They heard the side shed door open and know I'm likely bringing some sunflower seed or mix cracked corn and sunflower in afternoon pre roost. Read this post so went out to take these photos. 10 minutes ago, 31F and still sunny. Gave them pre roost treat early to grab these pics and post.

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    To right you see the lean-to I put up as temporary winter shelter- reused tin and $40 worth of pressure treated 2x4 as I'll reuse it later.

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    The path I shoveled out to and under favorite bush. There is hay under there but not quite enough sun to melt the thin layer of snow left on it.

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    A look at their severe day shelter area- it's basically one large well aired coop. Tarp on one side and the lean-to just over the coop I move about in better weather. The two post were sunk a foot in and I used three wooden stakes on ground end to hold it from wanting to tip/slide forward prior to putting on the three sheets of tin.

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    Yeah, snow on the nest box lid as they never laid prior to the solstice. Hopefully I'll be brushing off that snow to collect by February....

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    Heat coops if you want. Keep birds locked in coops if you want. Just sayin' the birds prefer to be outside. That in corner past hanging feeder is a old wash tub with wood ash in it for bathing. Black box near nest end is a tamper proof bait box with chunx poison bait in it.

    Just how I do it and some food for thought[​IMG]

    Edit: Non snow months it's just the coop dragged about with ridding lawn mower and portable 165' electric poultry netting. Lucked out with this fenced in area. The owners used to have two collies so this area is the old kennel.
     
    Last edited: Jan 8, 2016
    1 person likes this.
  8. jimbob86

    jimbob86 Chillin' With My Peeps

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    Quote: I would not turn off the heat now if they have not acclimated to the cold gradually- they can't put on down jackets overnight!
     
  9. Egghead_Jr

    Egghead_Jr Overrun With Chickens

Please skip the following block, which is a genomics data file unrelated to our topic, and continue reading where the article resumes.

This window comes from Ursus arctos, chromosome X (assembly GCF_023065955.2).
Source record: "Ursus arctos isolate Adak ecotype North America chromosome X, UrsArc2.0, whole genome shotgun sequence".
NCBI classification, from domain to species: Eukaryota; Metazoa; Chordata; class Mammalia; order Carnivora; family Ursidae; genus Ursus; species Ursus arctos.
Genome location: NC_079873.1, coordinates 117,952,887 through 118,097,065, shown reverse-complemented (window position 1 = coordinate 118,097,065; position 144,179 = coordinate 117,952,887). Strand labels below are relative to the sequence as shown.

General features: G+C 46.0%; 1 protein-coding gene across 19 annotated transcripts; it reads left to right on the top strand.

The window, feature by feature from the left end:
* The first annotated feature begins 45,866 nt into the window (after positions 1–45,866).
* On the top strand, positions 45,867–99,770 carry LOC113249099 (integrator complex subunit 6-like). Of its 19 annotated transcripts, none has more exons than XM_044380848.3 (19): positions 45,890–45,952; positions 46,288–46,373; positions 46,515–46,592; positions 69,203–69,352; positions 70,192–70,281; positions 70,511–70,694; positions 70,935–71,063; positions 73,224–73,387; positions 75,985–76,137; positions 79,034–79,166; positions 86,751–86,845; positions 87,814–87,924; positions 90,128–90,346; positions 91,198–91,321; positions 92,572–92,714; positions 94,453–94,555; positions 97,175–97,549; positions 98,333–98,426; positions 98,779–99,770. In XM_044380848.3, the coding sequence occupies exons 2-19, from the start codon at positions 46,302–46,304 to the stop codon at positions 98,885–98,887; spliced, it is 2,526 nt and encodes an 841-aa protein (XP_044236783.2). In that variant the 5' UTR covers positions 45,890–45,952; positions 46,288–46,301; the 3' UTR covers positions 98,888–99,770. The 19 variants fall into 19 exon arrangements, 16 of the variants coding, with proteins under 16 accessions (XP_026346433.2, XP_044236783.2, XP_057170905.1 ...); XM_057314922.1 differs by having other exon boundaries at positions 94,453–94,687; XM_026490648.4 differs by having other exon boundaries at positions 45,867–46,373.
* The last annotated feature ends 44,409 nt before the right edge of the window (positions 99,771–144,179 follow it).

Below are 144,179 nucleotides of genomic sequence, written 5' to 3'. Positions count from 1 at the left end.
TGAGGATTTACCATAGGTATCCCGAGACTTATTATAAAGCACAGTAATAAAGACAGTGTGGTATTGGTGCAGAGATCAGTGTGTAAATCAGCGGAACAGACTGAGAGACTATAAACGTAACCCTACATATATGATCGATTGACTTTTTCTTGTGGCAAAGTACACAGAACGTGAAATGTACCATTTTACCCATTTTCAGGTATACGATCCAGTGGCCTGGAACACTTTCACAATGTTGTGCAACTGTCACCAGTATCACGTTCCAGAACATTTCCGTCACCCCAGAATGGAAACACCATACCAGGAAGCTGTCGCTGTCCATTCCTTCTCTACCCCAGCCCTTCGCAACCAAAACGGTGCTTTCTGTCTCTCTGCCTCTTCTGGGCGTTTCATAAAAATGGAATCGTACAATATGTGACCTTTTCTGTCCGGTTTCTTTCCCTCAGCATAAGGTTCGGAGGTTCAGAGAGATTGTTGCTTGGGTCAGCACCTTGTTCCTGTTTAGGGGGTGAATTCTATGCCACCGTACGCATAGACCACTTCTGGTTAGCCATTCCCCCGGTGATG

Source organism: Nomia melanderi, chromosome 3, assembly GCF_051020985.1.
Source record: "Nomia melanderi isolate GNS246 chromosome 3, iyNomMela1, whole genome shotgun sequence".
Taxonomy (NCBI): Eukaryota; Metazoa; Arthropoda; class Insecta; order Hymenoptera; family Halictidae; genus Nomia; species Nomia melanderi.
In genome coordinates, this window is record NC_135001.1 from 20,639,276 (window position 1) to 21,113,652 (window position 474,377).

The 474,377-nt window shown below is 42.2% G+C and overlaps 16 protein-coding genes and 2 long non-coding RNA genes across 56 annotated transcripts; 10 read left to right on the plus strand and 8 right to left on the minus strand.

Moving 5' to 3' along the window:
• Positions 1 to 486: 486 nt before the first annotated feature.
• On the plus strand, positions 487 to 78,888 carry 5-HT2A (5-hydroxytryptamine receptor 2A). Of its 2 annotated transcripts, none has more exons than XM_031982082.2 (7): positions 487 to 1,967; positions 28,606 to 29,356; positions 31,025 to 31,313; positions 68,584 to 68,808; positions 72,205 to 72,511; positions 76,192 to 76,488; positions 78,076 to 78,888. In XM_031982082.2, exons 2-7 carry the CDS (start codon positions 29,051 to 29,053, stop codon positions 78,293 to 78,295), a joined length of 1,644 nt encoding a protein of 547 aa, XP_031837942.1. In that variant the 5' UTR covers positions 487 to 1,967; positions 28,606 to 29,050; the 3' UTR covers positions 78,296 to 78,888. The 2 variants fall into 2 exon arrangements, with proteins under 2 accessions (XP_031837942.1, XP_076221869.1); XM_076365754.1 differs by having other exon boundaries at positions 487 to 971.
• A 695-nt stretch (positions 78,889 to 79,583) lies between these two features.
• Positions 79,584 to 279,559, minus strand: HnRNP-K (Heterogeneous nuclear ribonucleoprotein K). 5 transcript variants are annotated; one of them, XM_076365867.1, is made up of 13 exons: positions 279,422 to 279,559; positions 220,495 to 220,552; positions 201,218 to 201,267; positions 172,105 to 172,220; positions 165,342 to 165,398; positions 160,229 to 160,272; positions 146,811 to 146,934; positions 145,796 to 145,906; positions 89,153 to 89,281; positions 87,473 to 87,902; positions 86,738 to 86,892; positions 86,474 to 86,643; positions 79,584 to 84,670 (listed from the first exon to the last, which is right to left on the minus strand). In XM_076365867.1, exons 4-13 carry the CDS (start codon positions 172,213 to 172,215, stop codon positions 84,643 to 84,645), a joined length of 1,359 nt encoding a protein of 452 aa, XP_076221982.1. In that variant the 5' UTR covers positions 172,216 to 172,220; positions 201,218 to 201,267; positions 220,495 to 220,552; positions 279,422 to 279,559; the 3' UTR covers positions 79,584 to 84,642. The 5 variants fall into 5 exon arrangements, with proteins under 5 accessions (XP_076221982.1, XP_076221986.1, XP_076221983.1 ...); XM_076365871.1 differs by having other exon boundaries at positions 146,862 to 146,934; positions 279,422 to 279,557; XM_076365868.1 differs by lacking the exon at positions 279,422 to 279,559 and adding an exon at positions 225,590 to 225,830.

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    Exactly. That's why a bunch of birds died last year or year before with ice storm on east coast. Wasn't what I'd consider cold climate either, I'm thinking Carolina's (could be wrong) was the region and that ain't cold. Folks used heat and birds were not used to cold that was suddenly forced on them with area wide black out for days on end. Birds die from coop fires and power outages with heated coops. I took pic's of my chickens earlier but could easily have taken photos of the wild turkeys that come by every day and roost in trees at night. Or pictures of the tundra birds that fly south to winter here in Northern VT or the finches, chickadee, blue jay that abound without the kind of shelter my birds get. Yup, I pamper my birds but eventually they will reward me with an egg. Fingers crossed it will happen in February!

    Just like acclimating chicks from brooder to outside you stage down the heat. In the case of heat in coop I'd use a timer and lessen an hour a day. Unless it's kept on for 24 hours now then take a big chuck out of it to start like noon to four for two days then two hours a day until gone.
     
    Last edited: Jan 8, 2016
  10. jimbob86

    jimbob86 Chillin' With My Peeps

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    Aug 7, 2015
    Nebraska
    My Coop
    It was 2 below zero this AM here...... no heat lamp, and my chickens were fine ..... hungry as usual.